As Gov. Greg Abbott continues his push to reopen the state, COVID-19 cases keep climbing. It’s a distressing sign, and one that will likely continue to disproportionately affect marginalized communities. It’s also providing an impetus for LGBTQ lawmakers and advocates to forcefully push for anti-discrimination measures in Texas.
A global report filed last month by the United Nations noted that worldwide the LGBTQ community was being severely impacted by the COVID-19 pandemic, particularly HIV-positive and trans people. The report highlights that the LGBTQ community faces not just a lack of access to healthcare or disruptions to medication and treatment, but other complications including “elevated risk of domestic and family violence; social isolation and increased anxiety; scapegoating, societal discrimination, and stigma; abuse of state power; and organizational survival.”
State Rep. Julie Johnson, a founding member of the statehouse’s LGBT caucus sees this on the ground in her district. “Our marginalized and vulnerable communities were already faced with an inequitable system and the pandemic has magnified it,” Johnson told the Signal. “The state continues to be behind in testing individuals for COVID-19, while simultaneously moving forward with re-opening.”
Johnson was one of many candidates that flipped a state house district in 2018. She notes that she ran on a platform of expanding healthcare. Serving on the House Committee on Insurance, Johnson now sees firsthand the inequality within the healthcare industry in Texas. In the last session, she filed a bill “aimed to expand consumer protection and increase access to care, including removing tedious prior authorization requirements for HIV medication.”
With COVID-19, Johnson sees an opportunity to further galvanize support for an LGBTQ anti-discrimination bill that will be filed next session by state Rep. Jessica González. Two Republicans have said they support the bill, which is causing some friction with certain Republican party leaders.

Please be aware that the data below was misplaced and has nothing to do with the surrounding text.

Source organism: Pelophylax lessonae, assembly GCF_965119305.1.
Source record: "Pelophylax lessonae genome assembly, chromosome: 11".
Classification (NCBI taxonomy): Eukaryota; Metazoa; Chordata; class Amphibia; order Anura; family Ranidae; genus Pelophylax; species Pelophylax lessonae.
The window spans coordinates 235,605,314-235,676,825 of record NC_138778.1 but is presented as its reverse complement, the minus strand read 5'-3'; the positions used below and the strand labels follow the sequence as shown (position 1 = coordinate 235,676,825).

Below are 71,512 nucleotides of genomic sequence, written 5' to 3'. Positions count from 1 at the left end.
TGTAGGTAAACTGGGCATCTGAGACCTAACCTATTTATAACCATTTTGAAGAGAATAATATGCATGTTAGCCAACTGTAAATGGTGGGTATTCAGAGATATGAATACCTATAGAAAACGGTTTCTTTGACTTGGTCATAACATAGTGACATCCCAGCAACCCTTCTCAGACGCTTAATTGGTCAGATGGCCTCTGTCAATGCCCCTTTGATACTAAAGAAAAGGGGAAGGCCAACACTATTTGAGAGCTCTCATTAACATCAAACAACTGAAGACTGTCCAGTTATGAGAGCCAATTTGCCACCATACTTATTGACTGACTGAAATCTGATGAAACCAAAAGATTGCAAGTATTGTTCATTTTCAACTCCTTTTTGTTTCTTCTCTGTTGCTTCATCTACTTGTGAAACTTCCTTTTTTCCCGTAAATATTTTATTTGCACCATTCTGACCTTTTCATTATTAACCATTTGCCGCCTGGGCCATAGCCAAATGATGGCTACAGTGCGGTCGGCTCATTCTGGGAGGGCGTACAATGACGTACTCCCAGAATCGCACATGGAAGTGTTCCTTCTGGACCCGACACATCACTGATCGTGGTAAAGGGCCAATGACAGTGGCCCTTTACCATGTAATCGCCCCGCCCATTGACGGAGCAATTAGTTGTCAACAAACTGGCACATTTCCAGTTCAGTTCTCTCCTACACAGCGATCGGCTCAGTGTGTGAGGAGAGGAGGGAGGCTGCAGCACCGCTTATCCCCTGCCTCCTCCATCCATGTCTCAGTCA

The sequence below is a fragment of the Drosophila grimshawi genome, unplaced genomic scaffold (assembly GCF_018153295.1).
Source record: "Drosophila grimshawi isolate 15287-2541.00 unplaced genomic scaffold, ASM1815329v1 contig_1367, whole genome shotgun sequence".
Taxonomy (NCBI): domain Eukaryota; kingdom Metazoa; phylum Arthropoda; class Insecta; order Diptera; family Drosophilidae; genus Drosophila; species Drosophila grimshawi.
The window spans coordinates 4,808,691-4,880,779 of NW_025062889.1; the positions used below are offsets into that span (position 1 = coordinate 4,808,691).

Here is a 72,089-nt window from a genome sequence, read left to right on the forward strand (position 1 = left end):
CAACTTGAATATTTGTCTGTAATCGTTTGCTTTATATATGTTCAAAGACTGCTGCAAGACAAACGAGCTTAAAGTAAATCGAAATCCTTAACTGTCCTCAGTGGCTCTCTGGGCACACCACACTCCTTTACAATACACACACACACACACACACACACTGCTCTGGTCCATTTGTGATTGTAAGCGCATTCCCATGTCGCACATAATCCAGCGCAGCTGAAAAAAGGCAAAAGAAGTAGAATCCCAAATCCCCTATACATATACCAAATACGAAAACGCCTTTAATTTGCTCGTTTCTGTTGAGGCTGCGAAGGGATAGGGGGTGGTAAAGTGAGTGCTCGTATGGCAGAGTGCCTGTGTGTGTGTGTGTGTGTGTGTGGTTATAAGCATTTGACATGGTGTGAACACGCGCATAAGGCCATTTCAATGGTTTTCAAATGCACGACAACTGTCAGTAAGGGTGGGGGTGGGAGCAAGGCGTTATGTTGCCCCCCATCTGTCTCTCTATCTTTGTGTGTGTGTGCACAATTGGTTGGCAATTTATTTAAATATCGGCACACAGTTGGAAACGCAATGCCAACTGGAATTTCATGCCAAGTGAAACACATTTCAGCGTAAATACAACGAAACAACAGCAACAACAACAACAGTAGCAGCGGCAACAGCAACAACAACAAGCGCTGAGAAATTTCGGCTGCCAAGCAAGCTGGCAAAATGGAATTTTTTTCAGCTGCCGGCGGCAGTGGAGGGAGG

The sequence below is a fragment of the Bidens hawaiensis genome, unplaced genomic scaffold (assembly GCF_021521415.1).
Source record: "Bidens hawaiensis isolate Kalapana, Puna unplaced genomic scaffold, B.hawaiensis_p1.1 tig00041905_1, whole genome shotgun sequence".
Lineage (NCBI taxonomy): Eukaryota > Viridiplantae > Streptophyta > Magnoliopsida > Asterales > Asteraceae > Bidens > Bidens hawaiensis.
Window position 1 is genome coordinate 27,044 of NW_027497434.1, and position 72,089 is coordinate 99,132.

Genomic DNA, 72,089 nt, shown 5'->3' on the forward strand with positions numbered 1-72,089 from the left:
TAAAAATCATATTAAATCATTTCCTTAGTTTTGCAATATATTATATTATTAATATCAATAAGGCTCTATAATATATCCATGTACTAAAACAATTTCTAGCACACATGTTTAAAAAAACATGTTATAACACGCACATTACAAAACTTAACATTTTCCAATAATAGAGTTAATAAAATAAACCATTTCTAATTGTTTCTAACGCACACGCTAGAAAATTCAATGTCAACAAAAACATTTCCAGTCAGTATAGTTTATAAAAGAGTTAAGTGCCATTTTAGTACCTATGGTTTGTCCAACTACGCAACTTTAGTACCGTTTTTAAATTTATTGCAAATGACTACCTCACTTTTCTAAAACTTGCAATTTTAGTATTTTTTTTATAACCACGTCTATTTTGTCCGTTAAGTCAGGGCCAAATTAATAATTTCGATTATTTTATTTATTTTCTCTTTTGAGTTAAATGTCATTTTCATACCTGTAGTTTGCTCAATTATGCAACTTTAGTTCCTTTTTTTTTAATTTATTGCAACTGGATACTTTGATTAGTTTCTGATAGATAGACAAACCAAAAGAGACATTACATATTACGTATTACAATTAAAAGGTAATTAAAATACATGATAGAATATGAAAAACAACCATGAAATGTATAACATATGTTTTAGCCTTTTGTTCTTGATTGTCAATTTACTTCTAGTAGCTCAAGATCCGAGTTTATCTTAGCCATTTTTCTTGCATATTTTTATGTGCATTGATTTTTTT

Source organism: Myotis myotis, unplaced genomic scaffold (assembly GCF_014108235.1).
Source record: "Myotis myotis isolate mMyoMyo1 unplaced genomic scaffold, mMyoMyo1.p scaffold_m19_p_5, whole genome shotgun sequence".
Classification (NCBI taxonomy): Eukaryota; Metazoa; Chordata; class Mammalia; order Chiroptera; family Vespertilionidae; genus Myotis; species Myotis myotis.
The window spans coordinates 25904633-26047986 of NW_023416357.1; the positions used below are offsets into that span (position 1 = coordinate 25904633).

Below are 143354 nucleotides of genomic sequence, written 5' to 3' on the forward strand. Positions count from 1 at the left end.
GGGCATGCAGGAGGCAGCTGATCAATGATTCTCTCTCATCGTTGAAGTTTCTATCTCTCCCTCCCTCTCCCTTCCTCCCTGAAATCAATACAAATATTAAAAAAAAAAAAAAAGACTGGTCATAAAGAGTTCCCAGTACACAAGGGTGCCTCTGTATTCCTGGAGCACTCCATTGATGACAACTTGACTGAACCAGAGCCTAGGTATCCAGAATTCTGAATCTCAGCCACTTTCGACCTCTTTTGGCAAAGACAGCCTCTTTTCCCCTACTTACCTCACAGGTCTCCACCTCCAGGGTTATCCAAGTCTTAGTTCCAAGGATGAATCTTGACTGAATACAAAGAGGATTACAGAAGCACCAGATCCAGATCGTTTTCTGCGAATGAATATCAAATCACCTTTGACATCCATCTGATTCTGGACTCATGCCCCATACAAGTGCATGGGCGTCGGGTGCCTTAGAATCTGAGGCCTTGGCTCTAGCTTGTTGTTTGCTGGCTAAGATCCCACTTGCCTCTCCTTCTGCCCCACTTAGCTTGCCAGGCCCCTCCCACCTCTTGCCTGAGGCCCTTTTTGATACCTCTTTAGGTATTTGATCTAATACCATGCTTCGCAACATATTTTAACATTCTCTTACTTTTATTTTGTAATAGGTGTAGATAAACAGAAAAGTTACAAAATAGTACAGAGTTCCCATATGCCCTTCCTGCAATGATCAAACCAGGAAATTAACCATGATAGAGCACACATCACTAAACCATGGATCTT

The anti-discrimination bill, which was unveiled via Zoom, has garnered support from the business community, and even former Republican Texas House Speaker Joe Straus.
Equality Texas CEO Ricardo Martinez also sees the bill as a major opportunity, and something their organization will be spending a lot of energy pushing. Since the COVID-19 threat emerged, Equality Texas has been compiling resources for the LGBTQ community on their website. In addition to providing resources for medical supplies or medication, they have been working to connect members with mental health providers or food assistance.
“We are a vulnerable population,” notes Martinez. With no protections on the statewide level, LGBTQ Texans are uniquely threatened in housing, employment, and healthcare. Martinez believes that once the bill is passed, the organization can turn to connecting every LGBTQ Texan to quality healthcare.
In addition to pushing the anti-discrimination bill, Johnson is actively working to flip the Texas Legislature. “The LGBTQ community will continue to be ignored, targeted, and discriminated against until we have leaders that are dedicated to achieving equality for all. If we want to improve the state’s response to our communities in need during times of crisis, we need to elect new leaders.”
Photo: Michael Rowley/Getty Images
A longtime writer and journalist, Jessica was thrilled to join the Texas Signal where she could utilize her unique perspective on politics and culture. As the Features and Opinion Editor, she is responsible for coordinating editorials and segments from diverse authors. She is also the host of the podcast the Tex Mix, as well as the co-host for the weekly SignalCast. Jessica attended Harvard College, is a onetime fitness blogger, and has now transitioned to recreational runner (for which her joints are thankful).